Cascadia Wildlife Blog
News from the Wolverine Tracking Project and more
Our story begins in the early 2000’s, when biologists on the Mt Hood National Forest received a report of a wolverine on the mountain. The person who reported the sighting had no pictures to substantiate their claim, so the Forest Service called on Cascadia Wild (who lead tracking outings on the mountain for elementary school kids at the time) to see if they would be able to investigate. No evidence was ever found to support the sighting and it went down in history as another one of those mysteries. But the Wolverine Tracking Project was born.
Since then, volunteers have gone every year to Mt Hood searching for tracks in the snow and monitoring trail cameras, searching for sign of wolverine returning to our area. The Wolverine Tracking Project produced a lot of good data - some of the earliest detections of gray wolves moving into the area and important information on the distribution of Sierra Nevada red fox - but no wolverine were seen.
Until two weeks ago.
The morning of March 20, Tom Hunter was out fishing in his boat, as he often does. Done for the day, he headed back home, taking a route that skirts McGuire Island to check on the eagle nests he likes to keep tabs on. This day, however, he saw something unexpected. At first it looked like a young bear cub, so he went closer to investigate. Unmistakably, it was a wolverine!
He fumbled around for his phone as the wolverine went up the bank away from the water, and Tom worried he might have frightened it away. But at the top of the bank, the wolverine turned and stood there, watching him in the same manner he watched it. After a few minutes, the wolverine went back to the beach and continued on its way, loping down the beach like it had a mission in mind. Tom managed to take a dozen or so pictures of the mysterious animal before it disappeared into the distance.
Tom had seen wolverine before as a kid in the Wallowas, so he recognized the animal and knew it was very rare. His first thought was for the safety of the animal, so he did not want to share the photos widely. He also knew, however, that a wolverine was a potentially dangerous animal especially to small pets, and that people would want to know. He and his wife Terri shared the pictures with a neighbor, who posted them to a private marina security Facebook group.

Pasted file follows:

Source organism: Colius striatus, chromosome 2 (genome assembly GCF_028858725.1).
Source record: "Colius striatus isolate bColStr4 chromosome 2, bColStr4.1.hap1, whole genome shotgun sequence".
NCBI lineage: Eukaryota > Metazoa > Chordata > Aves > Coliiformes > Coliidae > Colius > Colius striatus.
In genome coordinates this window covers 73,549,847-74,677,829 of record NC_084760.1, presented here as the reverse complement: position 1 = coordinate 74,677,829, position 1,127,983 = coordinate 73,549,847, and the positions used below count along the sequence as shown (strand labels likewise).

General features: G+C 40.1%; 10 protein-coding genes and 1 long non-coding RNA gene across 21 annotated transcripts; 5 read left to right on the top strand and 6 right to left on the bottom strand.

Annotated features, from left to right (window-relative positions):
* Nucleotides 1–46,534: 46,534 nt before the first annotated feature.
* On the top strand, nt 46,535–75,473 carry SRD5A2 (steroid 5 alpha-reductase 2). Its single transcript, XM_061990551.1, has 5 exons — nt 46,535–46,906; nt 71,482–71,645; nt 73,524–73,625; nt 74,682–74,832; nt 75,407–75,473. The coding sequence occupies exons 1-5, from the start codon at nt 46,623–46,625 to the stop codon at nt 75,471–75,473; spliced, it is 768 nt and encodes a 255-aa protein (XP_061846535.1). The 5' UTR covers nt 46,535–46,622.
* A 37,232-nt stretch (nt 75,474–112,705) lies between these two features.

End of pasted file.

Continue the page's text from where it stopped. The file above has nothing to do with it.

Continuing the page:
Another neighbor, Kim Prothero, was on the phone that day with her daughter and browsing facebook, when she saw the wolverine photo. She stared at it, getting excited. Kim is an experienced community scientist and has been fascinated by wolverines ever since reading the amazing book The Wolverine Way, by Douglas Chadwick. The previous summer when looking for a new community science project to be involved with, she did an internet search for wolverine and found Cascadia Wild’s Fox Scat Surveys. The information she learned at the training about red fox and the project’s other target species, wolverine, stuck.
“It looked like a wolverine,” she said, “but I also knew that wolverine were very rare and that couldn’t be!” She hung up the phone and called to her husband, and they both scoured internet pictures to see if there was any other animal they may have mistaken it with. But the conclusion was unmistakable. Kim immediately knew that this sighting was very important and contacted Cascadia Wild.
Meanwhile, the wolverine continued its journey.
Two days later, it was spotted again near Damascus. How it got through or around Gresham remains an impressive mystery! Three days later, it was spotted further south, near the town of Colton. The last sighting was on April 25th, over a week ago, so it seems safe to assume the wolverine has left has left the populated areas, and the Columbia River, behind.